Yes, nothingness! Heidegger’s question of metaphysics rests on a confrontation with the nothing. I’ll spell this out in more detail later. Meanwhile I’d like to illustrate a little more about the way we need to think of boredom as differentiated from this everyday notion of simply being bored with a book you’re reading. Goodstein explains that to be bored with something, in the sense that a book ‘bores’ you, implies a causal relationship that is only one way to think of boredom (i.e. the book is causing my boredom). A more existential and philosophical boredom needs to be a bored ‘attunement’ (a primordial understanding). We are, when in this latter mood, no longer simply bored by a thing (object), rather we are bored over and beyond a particular situation. Goodstein identifies this as the “…nihilistic dynamic of boredom though which the modern subject’s quotidian discontents spiral into negative revelations of the meaninglessness of existence” (314). Incidentally, this leads to the universality of the mood of boredom that blurs the distinction between objective and subjective states of mind. To be bored because of a specific circumstance is different than being bored in spite of the circumstance. The two are similar and one can ultimately lead to the other to reveal our personal temporality as a subject in a universal way.
We usually become overly concerned with time when we’re bored in both instances. However, when we become indifferent to a situation and become bored over and beyond it, only then do we start we see what Heidegger’s trying to show us. When we are bored in this way, we become acutely aware of the passage of time with respect to our lives and our own finitude. An event can just be passing before us, boring us as just another event in time, accelerating faster toward our own eventual death.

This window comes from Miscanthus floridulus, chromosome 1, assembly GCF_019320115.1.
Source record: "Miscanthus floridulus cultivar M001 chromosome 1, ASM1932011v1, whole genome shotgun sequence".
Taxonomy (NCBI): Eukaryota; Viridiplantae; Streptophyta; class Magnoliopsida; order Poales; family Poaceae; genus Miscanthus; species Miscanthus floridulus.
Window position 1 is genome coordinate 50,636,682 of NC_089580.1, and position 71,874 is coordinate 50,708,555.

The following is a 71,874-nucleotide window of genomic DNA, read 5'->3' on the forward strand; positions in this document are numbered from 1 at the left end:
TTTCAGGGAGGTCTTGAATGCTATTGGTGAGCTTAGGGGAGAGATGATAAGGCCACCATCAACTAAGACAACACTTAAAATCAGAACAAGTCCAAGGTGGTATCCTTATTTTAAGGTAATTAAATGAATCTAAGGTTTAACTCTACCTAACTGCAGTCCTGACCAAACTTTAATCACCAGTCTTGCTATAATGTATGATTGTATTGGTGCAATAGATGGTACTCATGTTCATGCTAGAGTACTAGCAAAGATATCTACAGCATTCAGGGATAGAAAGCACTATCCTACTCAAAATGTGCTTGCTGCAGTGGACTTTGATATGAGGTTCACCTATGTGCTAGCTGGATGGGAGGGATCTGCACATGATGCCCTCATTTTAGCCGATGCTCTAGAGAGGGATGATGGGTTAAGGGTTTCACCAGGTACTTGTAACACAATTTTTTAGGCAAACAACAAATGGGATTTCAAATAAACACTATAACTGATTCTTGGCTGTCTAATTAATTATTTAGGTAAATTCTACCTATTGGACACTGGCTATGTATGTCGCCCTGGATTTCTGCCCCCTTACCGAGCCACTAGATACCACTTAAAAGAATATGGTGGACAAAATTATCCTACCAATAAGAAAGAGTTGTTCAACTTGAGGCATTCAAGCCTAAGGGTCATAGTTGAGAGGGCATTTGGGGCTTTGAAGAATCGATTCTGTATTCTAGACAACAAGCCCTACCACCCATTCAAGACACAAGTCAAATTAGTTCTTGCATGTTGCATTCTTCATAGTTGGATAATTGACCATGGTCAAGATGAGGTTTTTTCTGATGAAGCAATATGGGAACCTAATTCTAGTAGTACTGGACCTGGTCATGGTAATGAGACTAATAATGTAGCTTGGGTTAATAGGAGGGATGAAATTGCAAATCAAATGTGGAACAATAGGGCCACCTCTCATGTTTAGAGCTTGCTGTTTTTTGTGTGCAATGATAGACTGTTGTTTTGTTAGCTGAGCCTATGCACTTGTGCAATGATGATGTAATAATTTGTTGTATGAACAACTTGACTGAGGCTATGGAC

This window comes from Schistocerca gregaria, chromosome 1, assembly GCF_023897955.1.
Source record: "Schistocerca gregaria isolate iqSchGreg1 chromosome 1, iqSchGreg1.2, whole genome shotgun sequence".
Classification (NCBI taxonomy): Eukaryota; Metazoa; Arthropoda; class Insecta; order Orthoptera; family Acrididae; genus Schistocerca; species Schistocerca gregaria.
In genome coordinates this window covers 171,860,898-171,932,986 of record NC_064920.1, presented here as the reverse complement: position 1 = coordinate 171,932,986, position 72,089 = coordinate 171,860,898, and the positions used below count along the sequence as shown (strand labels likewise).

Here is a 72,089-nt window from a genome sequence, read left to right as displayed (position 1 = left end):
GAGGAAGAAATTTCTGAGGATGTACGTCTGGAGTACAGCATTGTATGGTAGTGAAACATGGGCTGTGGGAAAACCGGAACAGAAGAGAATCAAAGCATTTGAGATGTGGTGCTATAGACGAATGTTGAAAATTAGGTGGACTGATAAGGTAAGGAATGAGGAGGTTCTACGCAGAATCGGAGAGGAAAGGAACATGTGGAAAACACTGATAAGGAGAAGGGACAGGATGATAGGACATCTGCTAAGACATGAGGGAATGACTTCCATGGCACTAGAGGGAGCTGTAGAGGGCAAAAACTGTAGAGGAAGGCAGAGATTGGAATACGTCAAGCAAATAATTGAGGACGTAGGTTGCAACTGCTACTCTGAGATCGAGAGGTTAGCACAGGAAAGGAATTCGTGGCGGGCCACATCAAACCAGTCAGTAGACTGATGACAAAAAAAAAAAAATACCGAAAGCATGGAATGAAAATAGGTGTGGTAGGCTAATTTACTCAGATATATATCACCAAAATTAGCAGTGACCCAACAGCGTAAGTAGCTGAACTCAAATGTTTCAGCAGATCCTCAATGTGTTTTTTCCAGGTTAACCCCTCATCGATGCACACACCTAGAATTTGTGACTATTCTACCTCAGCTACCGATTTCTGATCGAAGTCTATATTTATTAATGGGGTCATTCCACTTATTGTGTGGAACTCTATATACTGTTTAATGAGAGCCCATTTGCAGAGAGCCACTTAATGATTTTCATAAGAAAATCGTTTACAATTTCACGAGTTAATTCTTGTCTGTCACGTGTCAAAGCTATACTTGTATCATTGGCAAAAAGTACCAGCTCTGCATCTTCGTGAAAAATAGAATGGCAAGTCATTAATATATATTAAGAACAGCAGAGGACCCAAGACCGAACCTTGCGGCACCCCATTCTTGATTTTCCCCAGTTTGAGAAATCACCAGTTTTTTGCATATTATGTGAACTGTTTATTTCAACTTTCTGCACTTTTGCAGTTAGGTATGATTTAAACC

In a strange way, Heidegger is suggesting that boredom is an ‘attunement’, a mood to attune us to grasp our individual being, our particular Dasien. As promised, I wanted to spell out his metaphysical question and how this relates to boredom. Heidegger’s concept of anxiety gets more press then does his work on boredom. While both are classified by him as moods, they are not mutually exclusive. In fact, as I hinted at earlier, boredom will lead to anxiety. Heidegger also thought that science gets in the way of philosophical thinking and I wholeheartedly agree that it does. One way he shows this is in his lecture: What is Metaphysics? Here, he basically shows us that science doesn’t bother to concern itself with nothing, since its ‘logical’ focus is always on something. Science “irrupts” (invades, overcomes, infiltrates) being (95). With this said, it becomes obvious that scientific thinking has ignored the ‘nothing’. It is in the very confrontation, Heidegger believes, between being and nothingness where metaphysics emerges. Aside from how Heidegger presents this, I’ll be quick to acknowledge the powerful connection between religion and metaphysics. The implications of nothing therefore precede this connection. If we didn’t have the effects of boredom we wouldn’t find it within our lives to start anxiously confronting life. First we’re bored, then we’re anxious, and then we face nothingness and then we do philosophy! “This boredom reveals beings as a whole.” (Heidegger 99) and then “Anxiety reveals the nothing.” (Heidegger 101).
Okay, okay, but isn’t it easier to check my incoming messages, and to fritter away my free time like everyone else? And why put myself through the misery of this seemingly over-thought-out concept of boredom presented by some old redneck German guy back in the 30’s? Then we’re back to the obvious question again: why philosophize in the first place? This, more or less, is what Heidegger wants to demonstrate, that it’s in our distracted everydayness where we find these moods that can press us into the deep of our own existence. Everydayness hides our existence from us, but access can only be found in the day-to-day. Our everyday world is where we find these things. The effect of boredom is the work of philosophy. We wouldn’t discover this were we not frustrated and bored enough to begin with.
Goodstein, Elizabeth S. “Heidegger’s Existential Grammar of Boredom” Experience without Qualities. Stanford, CA: Stanford U. Press. 2005. (281-333). Print.
Heidegger, Martin. “What is Metaphysics?” Basic Writings. Ed. David Farrell Krell. New York, NY: Harper Collins. 2008. pp. 90-110. Print.